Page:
Paraneoplastic neurologic syndrome in ovarian carcinoma

Paraneoplastic neurologic syndrome in ovarian carcinoma Objectives: Paraneoplastic neurologic syndrome (PNS) is a rare entity in ovarian cancer. The objective of this study was to assess the incidence, clinicopathologic features, and survival outcomes of patients with ovarian, primary peritoneal, or fallopian tube cancer (OC) diagnosed with PNS.</P>Methods: We performed a retrospective review of all patients diagnosed with OC and PNS between 1995 and 2013. Characteristics of epithelial OC (EOC) with and without PNS diagnosed between 2003 and 2012 were also compared. Fisher's exact and Wilcoxon rank sum tests were used to compare categorical and continuous variables, respectively. Survival was estimated and compared using the product limit estimator of Kaplan–Meier and log-rank statistic.</P>Results: Of the 4552 OC patients, 15 (0.3%) were diagnosed with PNS, 47% prior to OC diagnosis, 33% during primary treatment, and 20% at recurrence. Sixty-seven percent (n = 10) were confirmed with onconeural antibodies, primarily anti-Yo (9/10, 90%). Among patients with PNS, median age was 59 years (range, 21–74 years). Tumor histology was predominantly serous (67%), mixed epithelial (13%), or immature teratoma (7%). PNS presented with muscle weakness (53%), ataxia (47%), confusion (33%), fatigue (27%), nystagmus (20%), multifocal neuropathy (13%), altered mental status (13%), and paresthesias (13%). Median duration of PNS symptoms was 18 months (range, 2–68 months). Treatments for PNS, given alone or in combination, included intravenous immunoglobulin (67%), corticosteroids (53%), plasmapheresis (47%), and chemotherapy (20%). Overall, only 33% of patients responded completely to PNS therapy. Sixty percent required greater than one line of therapy. If PNS symptoms were not resolve after first-line therapy, complete resolution of symptoms was unlikely. In the analysis of 563 EOC, compared to patients without PNS (n = 553), patients with PNS (n = 10) had worse performance status ( P = 0.005) and a trend toward higher median CA-125 levels at diagnosis (536 U/mL vs. 2580 U/mL, P = 0.08). There was no difference in OS between the two groups (34.9 vs. 59.5 months, P = 0.23).</P>Conclusions: In our population, PNS was an uncommon complication but was more commonly seen in EOC. In general, complete response to PNS therapy was low, with a significant number of patients experiencing persistence of symptoms after treatment. Patients with PNS had no difference in OS compared to patients without PNS.</P> http://www.deepdyve.com/assets/images/DeepDyve-Logo-lg.png Gynecologic Oncology Elsevier

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Publisher
Elsevier
Copyright
Copyright © 2015 Elsevier Ltd
ISSN
0090-8258
eISSN
1095-6859
D.O.I.
10.1016/j.ygyno.2015.01.454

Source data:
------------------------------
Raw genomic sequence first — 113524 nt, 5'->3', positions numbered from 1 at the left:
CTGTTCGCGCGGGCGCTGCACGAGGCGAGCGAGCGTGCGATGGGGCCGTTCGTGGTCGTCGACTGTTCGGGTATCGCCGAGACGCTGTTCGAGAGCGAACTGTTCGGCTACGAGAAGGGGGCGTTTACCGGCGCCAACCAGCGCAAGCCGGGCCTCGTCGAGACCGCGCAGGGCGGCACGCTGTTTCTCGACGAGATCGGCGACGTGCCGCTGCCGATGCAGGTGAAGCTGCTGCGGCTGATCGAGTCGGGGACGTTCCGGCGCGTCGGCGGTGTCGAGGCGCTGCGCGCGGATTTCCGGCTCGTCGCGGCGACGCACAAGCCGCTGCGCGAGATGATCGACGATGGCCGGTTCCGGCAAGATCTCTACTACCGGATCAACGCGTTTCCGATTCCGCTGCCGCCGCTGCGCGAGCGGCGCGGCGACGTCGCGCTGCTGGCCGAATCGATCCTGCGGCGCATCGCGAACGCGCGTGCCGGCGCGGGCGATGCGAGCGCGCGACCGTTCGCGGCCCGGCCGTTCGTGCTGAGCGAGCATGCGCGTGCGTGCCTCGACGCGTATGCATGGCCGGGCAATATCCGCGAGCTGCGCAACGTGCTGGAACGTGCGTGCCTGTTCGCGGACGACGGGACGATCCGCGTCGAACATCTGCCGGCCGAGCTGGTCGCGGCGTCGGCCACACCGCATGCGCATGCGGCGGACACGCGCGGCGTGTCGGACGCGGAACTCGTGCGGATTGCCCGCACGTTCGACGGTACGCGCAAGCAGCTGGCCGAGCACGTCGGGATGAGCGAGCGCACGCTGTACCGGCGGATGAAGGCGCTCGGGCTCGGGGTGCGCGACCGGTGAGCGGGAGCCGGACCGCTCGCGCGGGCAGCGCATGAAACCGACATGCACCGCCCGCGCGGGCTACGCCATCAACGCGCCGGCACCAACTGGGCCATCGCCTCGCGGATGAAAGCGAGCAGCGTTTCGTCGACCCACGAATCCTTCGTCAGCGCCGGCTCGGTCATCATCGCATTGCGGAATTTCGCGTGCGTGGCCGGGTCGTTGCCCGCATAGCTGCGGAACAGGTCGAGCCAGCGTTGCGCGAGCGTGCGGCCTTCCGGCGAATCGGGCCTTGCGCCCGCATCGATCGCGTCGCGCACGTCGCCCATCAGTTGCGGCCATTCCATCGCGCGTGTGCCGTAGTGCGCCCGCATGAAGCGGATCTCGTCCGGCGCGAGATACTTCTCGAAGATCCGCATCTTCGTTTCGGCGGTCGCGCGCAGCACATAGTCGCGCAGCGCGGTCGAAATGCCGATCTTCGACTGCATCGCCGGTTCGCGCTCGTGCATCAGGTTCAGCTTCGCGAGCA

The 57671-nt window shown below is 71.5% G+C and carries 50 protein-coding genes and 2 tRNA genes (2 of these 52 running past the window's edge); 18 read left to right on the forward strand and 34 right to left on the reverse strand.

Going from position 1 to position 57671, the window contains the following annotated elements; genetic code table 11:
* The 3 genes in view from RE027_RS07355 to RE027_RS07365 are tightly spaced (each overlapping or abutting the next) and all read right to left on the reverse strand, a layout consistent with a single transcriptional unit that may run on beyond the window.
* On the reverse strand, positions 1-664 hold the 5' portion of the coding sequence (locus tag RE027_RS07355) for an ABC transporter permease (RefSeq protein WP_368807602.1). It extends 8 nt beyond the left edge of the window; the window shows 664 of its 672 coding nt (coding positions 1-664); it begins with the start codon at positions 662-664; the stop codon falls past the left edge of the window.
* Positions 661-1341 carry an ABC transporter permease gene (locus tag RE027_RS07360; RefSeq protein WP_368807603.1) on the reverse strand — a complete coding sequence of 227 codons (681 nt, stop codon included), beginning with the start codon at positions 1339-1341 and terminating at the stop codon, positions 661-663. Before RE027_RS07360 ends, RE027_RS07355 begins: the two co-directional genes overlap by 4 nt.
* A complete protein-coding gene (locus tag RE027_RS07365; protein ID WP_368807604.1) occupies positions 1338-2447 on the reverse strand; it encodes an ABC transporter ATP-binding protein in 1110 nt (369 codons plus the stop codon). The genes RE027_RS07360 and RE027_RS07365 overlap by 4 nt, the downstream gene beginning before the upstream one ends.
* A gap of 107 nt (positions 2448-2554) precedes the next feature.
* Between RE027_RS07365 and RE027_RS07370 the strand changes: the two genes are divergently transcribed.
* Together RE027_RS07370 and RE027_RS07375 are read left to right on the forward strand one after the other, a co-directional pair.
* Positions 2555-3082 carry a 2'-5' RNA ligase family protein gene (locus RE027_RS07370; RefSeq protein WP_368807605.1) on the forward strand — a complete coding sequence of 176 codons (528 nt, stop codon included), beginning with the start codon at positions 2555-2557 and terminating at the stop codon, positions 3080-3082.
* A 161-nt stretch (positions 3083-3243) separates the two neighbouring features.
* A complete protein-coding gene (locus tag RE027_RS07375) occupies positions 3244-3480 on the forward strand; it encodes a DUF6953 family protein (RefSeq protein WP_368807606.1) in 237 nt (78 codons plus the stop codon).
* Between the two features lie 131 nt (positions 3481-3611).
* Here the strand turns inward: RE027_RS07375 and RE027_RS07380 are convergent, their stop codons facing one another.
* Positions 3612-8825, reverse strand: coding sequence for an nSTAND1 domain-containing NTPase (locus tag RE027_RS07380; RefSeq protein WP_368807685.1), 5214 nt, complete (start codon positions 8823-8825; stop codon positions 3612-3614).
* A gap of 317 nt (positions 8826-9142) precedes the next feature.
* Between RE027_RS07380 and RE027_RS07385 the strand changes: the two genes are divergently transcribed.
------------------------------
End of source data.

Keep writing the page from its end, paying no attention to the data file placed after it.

Publisher site
See Article on Publisher Site

Abstract

Objectives: Paraneoplastic neurologic syndrome (PNS) is a rare entity in ovarian cancer. The objective of this study was to assess the incidence, clinicopathologic features, and survival outcomes of patients with ovarian, primary peritoneal, or fallopian tube cancer (OC) diagnosed with PNS.</P>Methods: We performed a retrospective review of all patients diagnosed with OC and PNS between 1995 and 2013. Characteristics of epithelial OC (EOC) with and without PNS diagnosed between 2003 and 2012 were also compared. Fisher's exact and Wilcoxon rank sum tests were used to compare categorical and continuous variables, respectively. Survival was estimated and compared using the product limit estimator of Kaplan–Meier and log-rank statistic.</P>Results: Of the 4552 OC patients, 15 (0.3%) were diagnosed with PNS, 47% prior to OC diagnosis, 33% during primary treatment, and 20% at recurrence. Sixty-seven percent (n = 10) were confirmed with onconeural antibodies, primarily anti-Yo (9/10, 90%). Among patients with PNS, median age was 59 years (range, 21–74 years). Tumor histology was predominantly serous (67%), mixed epithelial (13%), or immature teratoma (7%). PNS presented with muscle weakness (53%), ataxia (47%), confusion (33%), fatigue (27%), nystagmus (20%), multifocal neuropathy (13%), altered mental status (13%), and paresthesias (13%). Median duration of PNS symptoms was 18 months (range, 2–68 months). Treatments for PNS, given alone or in combination, included intravenous immunoglobulin (67%), corticosteroids (53%), plasmapheresis (47%), and chemotherapy (20%). Overall, only 33% of patients responded completely to PNS therapy. Sixty percent required greater than one line of therapy. If PNS symptoms were not resolve after first-line therapy, complete resolution of symptoms was unlikely. In the analysis of 563 EOC, compared to patients without PNS (n = 553), patients with PNS (n = 10) had worse performance status ( P = 0.005) and a trend toward higher median CA-125 levels at diagnosis (536 U/mL vs. 2580 U/mL, P = 0.08). There was no difference in OS between the two groups (34.9 vs. 59.5 months, P = 0.23).</P>Conclusions: In our population, PNS was an uncommon complication but was more commonly seen in EOC. In general, complete response to PNS therapy was low, with a significant number of patients experiencing persistence of symptoms after treatment. Patients with PNS had no difference in OS compared to patients without PNS.</P>

Journal

Gynecologic OncologyElsevier

Published: Apr 1, 2015

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